We made it back from our trek to Annapurna Base Camp yesterday. It's been 9 days, 130km, and 4130m .... However, this doesn't paint a very accurate picture of the ups and downs of our trekking route. Read on if you want to know more!
Day 1: Pokhara (820m) - Ghandruk (1940m)
Myself, Tim and Simon left Pokhara with our guide, Chandra in a taxi for the hour long drive into the foot hills of the Annapurna ranges to a town called Naya Paul. We were soon on our way and it all started out pretty easy, our first steps up the valley of the Modi Khola river. However, it wasn't long before we were confronted by the first of many endless sets of rugged, steep rock steps. How else did I think we'd get to the roof of the world?! I guess I was trying not to think about it too much! We paused for a lunch of dhal bhaat halfway up the steps and continued on with full bellies to our first stop in the village of Ghandruk. Despite breaking my hiking boots in during the London winter, wearing flip flops for the last few months doesn't bode well and I already have a angry looking blister developing on my heel. We soon got into the trekking routine of bedtime at 7.30pm, as they turn out the lights and there's shit all else to do!

Day 2: Ghandruk (1940m) - Chhomrong (2100m)
Up before 6am to catch a view of the sublime Machhhapuchhure peak (6993) as well as Annapurna South (7219m) as the sun rises. We've got  fairly hazy conditions, but are hoping for the best! Today's climb starts with a gradual incline through pretty rural country - lots of tiered fields and mountain streams. Then it's 'down, down, down,' as Chandra says, on a rugged path of loose stones and wet leaves to the tiny village of Kimrong in the river valley below. Many of the rocks here are a dazzling silver, as if someone has spray painted them.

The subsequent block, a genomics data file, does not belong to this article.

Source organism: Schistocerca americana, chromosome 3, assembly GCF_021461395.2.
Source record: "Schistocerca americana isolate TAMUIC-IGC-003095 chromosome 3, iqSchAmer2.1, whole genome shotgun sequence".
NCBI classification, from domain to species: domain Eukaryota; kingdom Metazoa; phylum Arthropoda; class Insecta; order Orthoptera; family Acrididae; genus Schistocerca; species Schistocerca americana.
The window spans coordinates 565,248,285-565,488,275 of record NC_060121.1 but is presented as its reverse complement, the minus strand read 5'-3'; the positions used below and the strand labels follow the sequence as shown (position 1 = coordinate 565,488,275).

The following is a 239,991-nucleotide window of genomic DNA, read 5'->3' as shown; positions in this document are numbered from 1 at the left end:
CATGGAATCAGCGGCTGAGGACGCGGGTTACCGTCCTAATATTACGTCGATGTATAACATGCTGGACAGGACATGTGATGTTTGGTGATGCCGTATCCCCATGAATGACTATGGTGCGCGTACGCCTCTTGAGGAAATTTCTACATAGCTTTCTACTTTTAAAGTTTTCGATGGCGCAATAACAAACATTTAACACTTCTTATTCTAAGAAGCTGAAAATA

In my simple conception of trekking to Annapurna Base Camp, I envisaged trekking 'up, up, up'. However, the basic theory is that you you go up and down over and over in order to get 'up, up, up'! A sobering thought, because every time you go down, it dawns on you that this is adding to the amount you have to go up! Infuriating! So the elevation of the starting point and finishing point is deceiving, because inbetween these points you make and lose ground. My blisters are strapped, but throbbing all the same and we get in the habit of removing shoes and socks so they can dry off in the sun during lunch breaks. Above us there's an enormous landslide that happened two years ago - it looks ominous and becomes more so when Chandra points out that the path has to divert higher to pass over the top of the landslide! We tackle the dreaded path which winds up the mountainside until I think I can't take anymore! Then we begin to descend through some magical farmland where potatoes, garlic, wheat, corn and various other crops are being grown in the tiny tiered fields perched on the face of the valley. We make our next destination, Chhomrong, where we glimpse the Annapurnas through the afternoon haze.
Day 3: Chhromrong (2100m) - Bamboo ( 2335m)